McCain's Sex (and Woman) Problem
by grannyhelen, Tue Aug 19, 2008 at 08:32:45 AM EDT
How do you square this:
I told her with a little luck she could be the only woman ever to serve as both as First Lady and Miss Buffalo Chip.
I will be a pro-life President and this presidency will have pro-life policies.
Not even the most flexible of Rovian gymnastics can resolve these two John McCains. It's contradictory to take a position that human rights begins at conception, and then wink and nod to activities like topless biker beauty contests whose sole purpose is to aid and abet the out-of-wedlock act that is a necessary pre-cursor to conception.
Or is it?
The vast majority of pro-life people I know (and being married to a Catholic I know quite a few) have one consistent position on sex: it's wrong unless it takes place within a marriage. To that end, there are other positions they necessarily take on public morality in order to halt the sexualization of our culture and give young people - as they would argue - a level playing field to make these choices absent overwhelming peer pressure.
They don't support the local sex shop down the road. They speak out against billboards featuring scantily clothed teenagers in suggestive positions. Some of them even support John Ashcroft's decision to "clothe" the statues in the hall of justice by draping fabric over marbelized bare breasts.
And they don't - I repeat, don't - support topless biker beauty contests (much less offer their wives to participate in them).
Agree or disagree with these folks, but at least their public views on sex match their religious views.
So what's up with John McCain?
Let's take a look at other public statements he has made about sex:
In an appearance before the National League of Cities and Towns in Washington D.C., McCain supposedly asked the crowd if they had heard "the one about the woman who is attacked on the street by a gorilla, beaten senseless, raped repeatedly and left to die?"
The punch line: "When she finally regains consciousness and tries to speak, her doctor leans over to hear her sigh contently and to feebly ask, "Where is that marvelous ape?"
As Countdown reported, McCain's campaign neither confirmed or denied the joke, but insisted if true this was just an instance of "McCain being McCain".
Now, let's move on to another infamous joke, uttered by John McCain:
"Why is Chelsea Clinton so ugly?
Because her father is Janet Reno."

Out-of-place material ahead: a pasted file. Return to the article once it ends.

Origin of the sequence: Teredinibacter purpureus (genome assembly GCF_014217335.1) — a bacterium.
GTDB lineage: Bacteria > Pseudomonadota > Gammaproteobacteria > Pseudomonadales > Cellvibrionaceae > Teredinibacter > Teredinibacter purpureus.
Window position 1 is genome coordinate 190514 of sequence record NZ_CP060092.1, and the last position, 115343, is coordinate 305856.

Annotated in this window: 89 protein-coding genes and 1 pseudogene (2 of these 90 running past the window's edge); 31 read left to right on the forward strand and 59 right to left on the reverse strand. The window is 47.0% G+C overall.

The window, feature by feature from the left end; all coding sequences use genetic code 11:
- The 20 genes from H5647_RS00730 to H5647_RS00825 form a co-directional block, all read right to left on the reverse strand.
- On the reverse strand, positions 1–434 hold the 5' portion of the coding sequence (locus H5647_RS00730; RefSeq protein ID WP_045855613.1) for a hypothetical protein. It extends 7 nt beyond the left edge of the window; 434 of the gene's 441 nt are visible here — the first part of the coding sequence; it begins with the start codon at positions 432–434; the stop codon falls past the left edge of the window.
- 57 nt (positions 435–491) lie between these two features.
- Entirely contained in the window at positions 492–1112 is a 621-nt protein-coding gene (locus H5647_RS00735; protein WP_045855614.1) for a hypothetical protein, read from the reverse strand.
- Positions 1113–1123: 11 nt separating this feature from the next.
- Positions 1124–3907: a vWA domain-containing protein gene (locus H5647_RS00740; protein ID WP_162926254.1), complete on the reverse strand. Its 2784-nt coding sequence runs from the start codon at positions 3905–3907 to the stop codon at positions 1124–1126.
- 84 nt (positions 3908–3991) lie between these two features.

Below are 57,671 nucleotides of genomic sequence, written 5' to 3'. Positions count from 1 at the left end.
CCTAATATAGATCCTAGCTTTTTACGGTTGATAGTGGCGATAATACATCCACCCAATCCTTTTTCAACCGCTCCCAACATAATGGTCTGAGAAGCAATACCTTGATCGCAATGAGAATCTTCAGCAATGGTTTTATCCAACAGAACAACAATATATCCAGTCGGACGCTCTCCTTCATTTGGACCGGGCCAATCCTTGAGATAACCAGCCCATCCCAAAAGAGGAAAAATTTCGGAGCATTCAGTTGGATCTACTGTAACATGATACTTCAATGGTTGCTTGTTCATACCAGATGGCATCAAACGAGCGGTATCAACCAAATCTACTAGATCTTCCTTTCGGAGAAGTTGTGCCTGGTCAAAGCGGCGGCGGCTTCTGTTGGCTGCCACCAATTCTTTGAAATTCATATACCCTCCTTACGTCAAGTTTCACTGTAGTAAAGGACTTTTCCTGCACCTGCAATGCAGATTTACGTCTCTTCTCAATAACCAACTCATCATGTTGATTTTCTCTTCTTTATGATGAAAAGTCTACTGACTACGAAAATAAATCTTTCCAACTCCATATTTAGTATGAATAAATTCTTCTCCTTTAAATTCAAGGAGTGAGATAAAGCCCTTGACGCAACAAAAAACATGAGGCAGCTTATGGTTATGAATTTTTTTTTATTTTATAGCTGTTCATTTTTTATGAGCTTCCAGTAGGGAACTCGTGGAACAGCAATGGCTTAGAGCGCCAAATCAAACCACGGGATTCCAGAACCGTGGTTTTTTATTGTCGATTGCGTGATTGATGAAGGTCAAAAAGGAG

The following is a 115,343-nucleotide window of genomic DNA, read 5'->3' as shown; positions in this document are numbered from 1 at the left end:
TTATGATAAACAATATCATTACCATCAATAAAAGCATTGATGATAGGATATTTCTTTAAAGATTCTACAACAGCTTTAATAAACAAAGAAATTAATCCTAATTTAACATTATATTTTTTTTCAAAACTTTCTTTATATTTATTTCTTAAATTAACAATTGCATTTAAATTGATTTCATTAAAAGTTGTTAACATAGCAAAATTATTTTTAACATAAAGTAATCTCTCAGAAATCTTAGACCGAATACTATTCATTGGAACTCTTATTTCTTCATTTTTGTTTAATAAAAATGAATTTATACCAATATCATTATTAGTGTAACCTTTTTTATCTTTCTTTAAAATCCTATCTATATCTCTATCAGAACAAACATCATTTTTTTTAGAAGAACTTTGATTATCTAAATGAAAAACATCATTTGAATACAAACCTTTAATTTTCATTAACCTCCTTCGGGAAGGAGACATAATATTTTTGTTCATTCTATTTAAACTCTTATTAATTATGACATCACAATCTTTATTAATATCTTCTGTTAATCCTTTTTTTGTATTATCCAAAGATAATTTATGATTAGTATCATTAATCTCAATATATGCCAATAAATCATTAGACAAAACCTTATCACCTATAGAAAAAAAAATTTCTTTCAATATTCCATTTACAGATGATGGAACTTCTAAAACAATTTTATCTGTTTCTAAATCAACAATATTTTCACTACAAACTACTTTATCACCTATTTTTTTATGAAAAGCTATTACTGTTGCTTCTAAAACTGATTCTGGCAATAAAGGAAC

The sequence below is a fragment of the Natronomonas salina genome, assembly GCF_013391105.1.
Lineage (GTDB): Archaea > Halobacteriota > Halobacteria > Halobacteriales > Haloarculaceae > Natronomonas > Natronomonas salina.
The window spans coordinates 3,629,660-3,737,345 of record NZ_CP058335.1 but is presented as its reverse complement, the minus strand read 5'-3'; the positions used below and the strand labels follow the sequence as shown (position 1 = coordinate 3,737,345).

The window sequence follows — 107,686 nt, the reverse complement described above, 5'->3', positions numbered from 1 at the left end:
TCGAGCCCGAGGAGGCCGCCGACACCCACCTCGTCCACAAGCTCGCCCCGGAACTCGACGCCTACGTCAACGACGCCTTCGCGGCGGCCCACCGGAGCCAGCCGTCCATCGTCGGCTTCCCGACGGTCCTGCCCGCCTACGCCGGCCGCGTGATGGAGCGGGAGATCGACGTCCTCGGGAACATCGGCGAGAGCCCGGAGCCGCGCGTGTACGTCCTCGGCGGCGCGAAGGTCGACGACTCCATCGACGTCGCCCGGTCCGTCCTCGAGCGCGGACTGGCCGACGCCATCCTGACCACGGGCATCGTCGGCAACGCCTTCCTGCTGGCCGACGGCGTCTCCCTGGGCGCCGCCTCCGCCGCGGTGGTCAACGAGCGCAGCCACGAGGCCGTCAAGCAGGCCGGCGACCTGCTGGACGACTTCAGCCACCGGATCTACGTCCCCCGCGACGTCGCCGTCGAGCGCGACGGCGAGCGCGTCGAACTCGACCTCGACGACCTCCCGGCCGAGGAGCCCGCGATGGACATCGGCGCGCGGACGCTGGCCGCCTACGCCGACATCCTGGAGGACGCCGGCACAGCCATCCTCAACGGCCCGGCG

If - as John McCain believes - human rights begin at the moment of conception, how in the world does this "joke" even enter his mind, and when it did why did his superego not immediately reject it?
These two jokes - and McCain's alleged instance of calling his wife a word that rhymes with "hunt" - show a consistent and disturbing character trait of the presumptive Republican nominee: his lack of respect for women. This trait is public, has a considerable history, and may explain McCain's "pro life" position.
If one didn't respect women enough to stop one's self from joking about heinous and sinful acts of violence committed against them, if one didn't respect women enough to stop one's self from besmirching the Office of the Attorney General - much less the feelings of a young, teenage girl - and if one didn't respect women enough to stop one's self from calling one's wife one of the most hurtful slurs against women in the English language...
...why, indeed, would one respect women enough to feel that they had both the ability and the right to make profound ethical and moral decisions that affect their private lives all by themselves, without the government - and John McCain - stepping in and telling them what to do?
Had John McCain shown any respect for women, had he actually had any type of public persona that backed up his moralizing on his pro-life position, I would respect that. I would disagree, but I would respect where he's coming from, as indeed I respect many religious, pro-life people among my friends and family.
But this isn't where John McCain is coming from. And when we elect a President one of the things we are doing is electing a leader that will set some of the tone in our culture. A leader who holds a pro-life position, not because of their religious beliefs but out of a lack of respect for women, does not help either the country or the pro-life movement.
And that man shouldn't be our President.